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Following the immense success of the Marvel Cinematic Universe, lots of studios wanted in on the universe game. Anyone who had an attractive IP worth multiple movies began plans for a connected series of films. Hasbro turned to its library of action figures like G.I. Joe and Micronauts, while Universal created a writers room to bang out ideas for reboots of their classic movie monsters. Over time, we've seen other studios encounter some major roadblocks in building a shared universe and at this point, and no one has managed to find the success that Marvel makes looks easy.
Planning an entire cinematic universe is easier said than done, but when you lay out all the efforts studios have made, you begin to notice patterns -- especially with the ones that weren't so successful. Making these cinematic universes is a tricky business and still fairly new to Hollywood, despite Marvel's 10-year track record. Most studios are still figuring it out, but enough have experienced trouble that it generates a list of trends to look out for. When building a connected movie universe, these are the four biggest problems studios need to watch out for.
Putting All Your Eggs In One Basket
A lot of the problems with troubled cinematic universes stem from studios placing way too much faith in one movie. Typically this is the first movie of the series, meant to be the foundation for all that will come after. That's a lot of pressure to put on a film, and we've already seen this backfire in major ways. The most prominent example is The Mummy, which was meant to kickstart Universal's Dark Universe banner. The movie carried the weight of all the projects Universal had planned and was packed with setups for future movies. There are a lot of reasons this particular blockbuster landed with a thud, but when it did, Universal got cold feet an postponed everything else it had planned. A similar situation happened to Warner Bros. with Batman v Superman: Dawn of Justice, which was setting the stage for the DCEU. Obviously, it didn't tank the universe, but the fact that Warner Bros. staked so much on people liking BvS had lasting ramification all the way through Justice League.
Developing Multiple Movies At Once
It's just the nature of moviemaking to plan for the future, but studios tend to take it a bit too far when it comes to their cinematic universes. In the case of the DCEU, projects like a new Batman movie, Cyborg, Green Lantern Corps., Justice League Part 2, and The Flash were all at one point announced to be in development. This was all unveiled before Batman v Superman was even in theaters. There are plenty of other DC movies rumored to be in development as well, and the total number of DC projects announced over the years is kind of incredible. Some of these projects would get more attention than others, but that's still stretching yourself pretty thin. Sony is likewise working on multiple films before Venom hits theaters. Universal did the same thing for Dark Universe, teasing (and casting) movies like Bride of Frankenstein, Invisible Man, Van Helsing, and The Wolf Man before people could even get excited for The Mummy. Which leads me to my next point...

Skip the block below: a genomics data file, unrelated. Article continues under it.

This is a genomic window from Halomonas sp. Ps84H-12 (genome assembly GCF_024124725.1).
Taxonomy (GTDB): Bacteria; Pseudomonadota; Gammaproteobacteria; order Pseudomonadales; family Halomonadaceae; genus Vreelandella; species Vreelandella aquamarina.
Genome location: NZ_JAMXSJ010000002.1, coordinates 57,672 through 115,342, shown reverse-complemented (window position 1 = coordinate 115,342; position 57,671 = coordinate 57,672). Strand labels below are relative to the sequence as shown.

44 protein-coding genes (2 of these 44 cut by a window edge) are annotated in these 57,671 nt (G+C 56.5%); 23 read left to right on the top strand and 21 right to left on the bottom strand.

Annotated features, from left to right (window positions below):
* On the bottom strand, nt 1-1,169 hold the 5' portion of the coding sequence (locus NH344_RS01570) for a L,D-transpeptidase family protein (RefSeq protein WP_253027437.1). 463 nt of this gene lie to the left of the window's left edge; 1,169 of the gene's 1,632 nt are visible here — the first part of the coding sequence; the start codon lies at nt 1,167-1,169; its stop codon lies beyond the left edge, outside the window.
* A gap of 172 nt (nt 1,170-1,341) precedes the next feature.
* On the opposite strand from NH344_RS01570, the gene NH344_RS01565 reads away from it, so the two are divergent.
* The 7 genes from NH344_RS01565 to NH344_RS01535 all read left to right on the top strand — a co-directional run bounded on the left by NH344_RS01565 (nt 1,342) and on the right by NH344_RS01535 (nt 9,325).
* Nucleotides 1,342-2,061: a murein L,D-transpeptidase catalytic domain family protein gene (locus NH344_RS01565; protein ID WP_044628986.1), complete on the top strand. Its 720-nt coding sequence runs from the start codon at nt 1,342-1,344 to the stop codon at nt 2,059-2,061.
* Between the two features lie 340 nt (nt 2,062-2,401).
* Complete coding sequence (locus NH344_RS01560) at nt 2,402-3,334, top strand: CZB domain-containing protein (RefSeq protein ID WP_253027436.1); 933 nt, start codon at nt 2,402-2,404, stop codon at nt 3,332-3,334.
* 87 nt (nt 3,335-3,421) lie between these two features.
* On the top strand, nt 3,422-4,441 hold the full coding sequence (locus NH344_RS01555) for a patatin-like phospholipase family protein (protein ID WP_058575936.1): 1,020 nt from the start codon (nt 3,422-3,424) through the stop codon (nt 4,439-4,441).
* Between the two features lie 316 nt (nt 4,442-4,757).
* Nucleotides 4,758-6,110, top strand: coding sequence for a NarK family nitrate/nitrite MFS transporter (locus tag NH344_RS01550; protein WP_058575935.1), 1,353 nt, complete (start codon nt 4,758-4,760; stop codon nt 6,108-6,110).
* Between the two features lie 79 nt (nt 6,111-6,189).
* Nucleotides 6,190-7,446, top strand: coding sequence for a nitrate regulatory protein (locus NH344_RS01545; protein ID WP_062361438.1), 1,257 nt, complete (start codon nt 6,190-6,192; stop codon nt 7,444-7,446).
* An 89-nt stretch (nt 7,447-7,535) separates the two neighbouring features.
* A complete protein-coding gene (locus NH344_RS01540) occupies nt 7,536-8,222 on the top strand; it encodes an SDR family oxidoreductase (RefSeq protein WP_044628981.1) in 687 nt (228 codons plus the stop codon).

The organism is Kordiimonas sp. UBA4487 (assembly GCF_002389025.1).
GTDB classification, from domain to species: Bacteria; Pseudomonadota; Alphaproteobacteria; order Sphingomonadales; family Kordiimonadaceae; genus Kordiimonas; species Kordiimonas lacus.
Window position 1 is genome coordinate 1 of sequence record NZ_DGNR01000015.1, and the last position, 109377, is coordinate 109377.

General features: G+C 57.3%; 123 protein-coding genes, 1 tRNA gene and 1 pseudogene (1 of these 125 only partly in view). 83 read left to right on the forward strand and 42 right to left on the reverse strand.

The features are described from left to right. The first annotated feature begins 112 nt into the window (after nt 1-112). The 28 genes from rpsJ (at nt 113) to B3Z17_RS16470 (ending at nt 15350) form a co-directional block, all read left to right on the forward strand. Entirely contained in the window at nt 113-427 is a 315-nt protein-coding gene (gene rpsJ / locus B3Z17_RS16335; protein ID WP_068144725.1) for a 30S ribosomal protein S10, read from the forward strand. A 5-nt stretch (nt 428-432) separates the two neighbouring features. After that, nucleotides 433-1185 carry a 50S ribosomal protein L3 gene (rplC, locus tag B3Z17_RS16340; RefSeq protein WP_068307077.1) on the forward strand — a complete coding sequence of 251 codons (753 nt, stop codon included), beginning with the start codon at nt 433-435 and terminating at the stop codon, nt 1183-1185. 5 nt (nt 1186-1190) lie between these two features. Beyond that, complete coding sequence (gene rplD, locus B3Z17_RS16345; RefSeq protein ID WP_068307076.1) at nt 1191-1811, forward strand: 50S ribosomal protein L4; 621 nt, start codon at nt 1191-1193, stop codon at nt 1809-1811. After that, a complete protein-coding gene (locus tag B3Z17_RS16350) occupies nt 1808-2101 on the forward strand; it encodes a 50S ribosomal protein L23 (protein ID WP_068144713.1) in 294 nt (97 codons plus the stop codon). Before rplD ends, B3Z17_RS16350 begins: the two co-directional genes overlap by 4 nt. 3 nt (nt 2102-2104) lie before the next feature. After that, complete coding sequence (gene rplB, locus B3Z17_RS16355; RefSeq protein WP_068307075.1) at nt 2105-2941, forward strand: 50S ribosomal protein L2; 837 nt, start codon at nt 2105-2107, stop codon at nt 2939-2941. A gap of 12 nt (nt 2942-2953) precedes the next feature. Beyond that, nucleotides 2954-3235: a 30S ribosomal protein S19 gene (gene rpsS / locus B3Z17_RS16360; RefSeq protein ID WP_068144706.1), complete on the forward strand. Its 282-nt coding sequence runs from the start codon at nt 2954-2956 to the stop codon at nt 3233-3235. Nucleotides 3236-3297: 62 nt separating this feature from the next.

Building The Universe Before The Movie
Another problem of creating a cinematic universe is that studios seem intent on building the world these movies live in but don't spend as much time on the actual movie. For example, The Mummy sets up a S.H.I.E.L.D.-type secret agency that was meant to help connect the Dark Universe, but it eats up a lot of screen time that could have gone to the actual plot of the movie. Dr. Jekyll turning into Mr. Hyde and having a freak out has nothing to do with the evil mummy queen threatening to take over the world. It felt like the movie was more concerned with setting up what comes next, than proving this universe should exist at all or simply making that first movie really entertaining. Because this didn't happen fans didn't care about the characters or the plot. And if they have nothing to attach to, then you're already starting off on a bad foot in regards to a budding cinematic universe.
Giving Up After One Movie
When The Mummy failed to make as much of an impact at the box office that Universal was expecting (it didn't get good reviews either), the studio quickly postponed the other films that were in development. It didn't take long for reports to surface that the entire Dark Universe was getting scrapped. The issue isn't that they took a break to figure out a better direction -- that's a good thing! The problem is that it sounds like they gave up altogether. A shared universe isn't a bad idea, it's just that the approach for the first movie was wrong. Look at DC. If they had given up after BvS, then they wouldn't have made Wonder Woman, which was a huge success. Even some early Marvel movies aren't that good, but that didn't stop them from committing to The Avengers. There's a lot of risk that comes with making any movie, but when you're working on something as ambitious as a shared universe, you have to allow yourself some room to make mistakes.
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